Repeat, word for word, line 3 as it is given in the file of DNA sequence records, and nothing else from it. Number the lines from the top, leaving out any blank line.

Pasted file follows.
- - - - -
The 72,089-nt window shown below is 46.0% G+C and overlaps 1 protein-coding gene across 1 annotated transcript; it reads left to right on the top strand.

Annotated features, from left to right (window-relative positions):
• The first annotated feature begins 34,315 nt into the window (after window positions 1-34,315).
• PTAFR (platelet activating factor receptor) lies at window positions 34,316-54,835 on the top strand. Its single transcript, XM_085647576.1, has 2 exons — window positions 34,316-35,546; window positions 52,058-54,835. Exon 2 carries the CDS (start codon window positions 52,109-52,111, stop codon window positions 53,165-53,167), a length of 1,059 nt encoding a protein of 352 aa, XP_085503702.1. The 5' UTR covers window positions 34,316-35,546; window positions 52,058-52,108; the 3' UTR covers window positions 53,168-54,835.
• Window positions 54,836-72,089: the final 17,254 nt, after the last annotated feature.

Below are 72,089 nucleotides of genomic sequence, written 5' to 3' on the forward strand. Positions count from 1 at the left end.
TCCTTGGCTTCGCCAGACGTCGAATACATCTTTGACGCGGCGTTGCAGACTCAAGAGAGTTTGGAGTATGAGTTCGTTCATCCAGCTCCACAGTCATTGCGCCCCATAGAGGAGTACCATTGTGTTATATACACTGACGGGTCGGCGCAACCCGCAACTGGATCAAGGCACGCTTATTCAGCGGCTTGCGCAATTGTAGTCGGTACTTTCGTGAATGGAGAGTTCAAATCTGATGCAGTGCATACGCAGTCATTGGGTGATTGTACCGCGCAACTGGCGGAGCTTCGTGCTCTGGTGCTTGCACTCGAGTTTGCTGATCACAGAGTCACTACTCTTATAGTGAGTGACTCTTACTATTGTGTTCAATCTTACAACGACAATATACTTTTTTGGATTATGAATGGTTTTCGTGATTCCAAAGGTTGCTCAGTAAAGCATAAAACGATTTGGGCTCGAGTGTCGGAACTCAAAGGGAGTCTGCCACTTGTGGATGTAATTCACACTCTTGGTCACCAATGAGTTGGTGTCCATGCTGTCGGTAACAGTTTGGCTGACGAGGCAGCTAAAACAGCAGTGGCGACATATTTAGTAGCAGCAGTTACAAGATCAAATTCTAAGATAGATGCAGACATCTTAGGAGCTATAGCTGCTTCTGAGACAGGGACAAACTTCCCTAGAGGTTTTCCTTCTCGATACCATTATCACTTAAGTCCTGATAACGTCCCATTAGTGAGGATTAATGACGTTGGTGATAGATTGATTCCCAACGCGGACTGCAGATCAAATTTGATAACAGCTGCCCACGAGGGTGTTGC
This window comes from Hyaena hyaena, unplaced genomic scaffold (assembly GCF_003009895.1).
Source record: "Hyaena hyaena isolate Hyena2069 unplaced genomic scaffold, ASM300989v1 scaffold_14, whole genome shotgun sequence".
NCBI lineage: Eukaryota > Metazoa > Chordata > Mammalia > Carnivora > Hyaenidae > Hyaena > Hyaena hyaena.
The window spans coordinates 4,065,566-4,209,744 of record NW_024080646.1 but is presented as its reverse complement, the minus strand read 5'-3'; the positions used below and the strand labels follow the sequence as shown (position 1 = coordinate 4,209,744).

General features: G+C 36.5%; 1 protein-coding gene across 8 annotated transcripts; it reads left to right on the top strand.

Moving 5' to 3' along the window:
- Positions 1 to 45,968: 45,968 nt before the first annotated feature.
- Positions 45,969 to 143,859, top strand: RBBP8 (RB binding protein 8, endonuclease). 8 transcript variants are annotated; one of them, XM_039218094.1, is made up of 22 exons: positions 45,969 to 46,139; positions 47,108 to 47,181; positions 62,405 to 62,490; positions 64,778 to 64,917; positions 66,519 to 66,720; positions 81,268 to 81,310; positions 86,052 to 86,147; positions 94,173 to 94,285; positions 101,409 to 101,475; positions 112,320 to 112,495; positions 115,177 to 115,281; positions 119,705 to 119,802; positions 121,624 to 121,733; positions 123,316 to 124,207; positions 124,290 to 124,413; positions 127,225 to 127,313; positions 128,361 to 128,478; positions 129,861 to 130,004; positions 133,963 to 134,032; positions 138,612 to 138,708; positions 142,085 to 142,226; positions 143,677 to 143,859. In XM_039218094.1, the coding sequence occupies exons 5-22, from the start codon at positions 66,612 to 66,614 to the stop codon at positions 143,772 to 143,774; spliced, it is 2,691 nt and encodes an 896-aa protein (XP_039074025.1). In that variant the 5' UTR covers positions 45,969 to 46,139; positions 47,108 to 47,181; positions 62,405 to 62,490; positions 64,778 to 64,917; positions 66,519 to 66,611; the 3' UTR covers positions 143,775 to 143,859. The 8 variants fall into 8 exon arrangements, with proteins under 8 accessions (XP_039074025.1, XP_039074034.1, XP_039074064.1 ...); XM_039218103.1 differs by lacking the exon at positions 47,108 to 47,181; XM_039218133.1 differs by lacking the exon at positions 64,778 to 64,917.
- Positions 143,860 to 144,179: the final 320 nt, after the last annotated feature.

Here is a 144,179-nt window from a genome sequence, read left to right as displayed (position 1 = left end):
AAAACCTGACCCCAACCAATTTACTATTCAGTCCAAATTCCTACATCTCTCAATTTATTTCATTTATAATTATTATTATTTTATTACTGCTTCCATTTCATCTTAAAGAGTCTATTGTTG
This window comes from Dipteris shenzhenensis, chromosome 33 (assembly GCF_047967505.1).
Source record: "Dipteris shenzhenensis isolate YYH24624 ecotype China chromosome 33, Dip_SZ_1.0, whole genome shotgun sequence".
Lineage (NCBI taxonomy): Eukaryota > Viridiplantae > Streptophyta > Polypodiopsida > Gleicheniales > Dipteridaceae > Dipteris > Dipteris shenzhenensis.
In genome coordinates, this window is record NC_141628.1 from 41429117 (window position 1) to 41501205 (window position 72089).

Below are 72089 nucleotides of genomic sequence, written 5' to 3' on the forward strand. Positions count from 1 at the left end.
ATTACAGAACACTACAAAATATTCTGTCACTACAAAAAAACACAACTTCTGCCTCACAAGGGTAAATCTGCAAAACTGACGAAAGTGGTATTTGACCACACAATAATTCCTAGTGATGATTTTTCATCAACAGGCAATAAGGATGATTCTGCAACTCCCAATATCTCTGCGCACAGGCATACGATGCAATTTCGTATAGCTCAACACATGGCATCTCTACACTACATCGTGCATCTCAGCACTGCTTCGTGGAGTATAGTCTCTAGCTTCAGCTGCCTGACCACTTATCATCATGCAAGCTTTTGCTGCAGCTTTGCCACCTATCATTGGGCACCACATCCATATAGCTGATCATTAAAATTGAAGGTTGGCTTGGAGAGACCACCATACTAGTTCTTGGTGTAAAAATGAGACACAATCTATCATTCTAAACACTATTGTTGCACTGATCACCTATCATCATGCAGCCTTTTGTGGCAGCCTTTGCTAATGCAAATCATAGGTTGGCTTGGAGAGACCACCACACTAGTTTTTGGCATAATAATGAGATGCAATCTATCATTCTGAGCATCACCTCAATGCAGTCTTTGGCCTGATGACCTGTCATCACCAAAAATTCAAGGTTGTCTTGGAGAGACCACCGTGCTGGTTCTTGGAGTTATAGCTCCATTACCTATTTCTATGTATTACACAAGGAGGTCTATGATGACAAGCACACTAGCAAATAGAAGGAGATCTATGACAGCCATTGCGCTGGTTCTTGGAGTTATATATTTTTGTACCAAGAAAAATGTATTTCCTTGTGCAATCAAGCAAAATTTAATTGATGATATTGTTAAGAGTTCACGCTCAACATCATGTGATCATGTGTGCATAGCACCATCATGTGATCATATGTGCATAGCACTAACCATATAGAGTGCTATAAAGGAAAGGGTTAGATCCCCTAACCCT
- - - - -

• The first annotated feature begins 34,315 nt into the window (after window positions 1-34,315).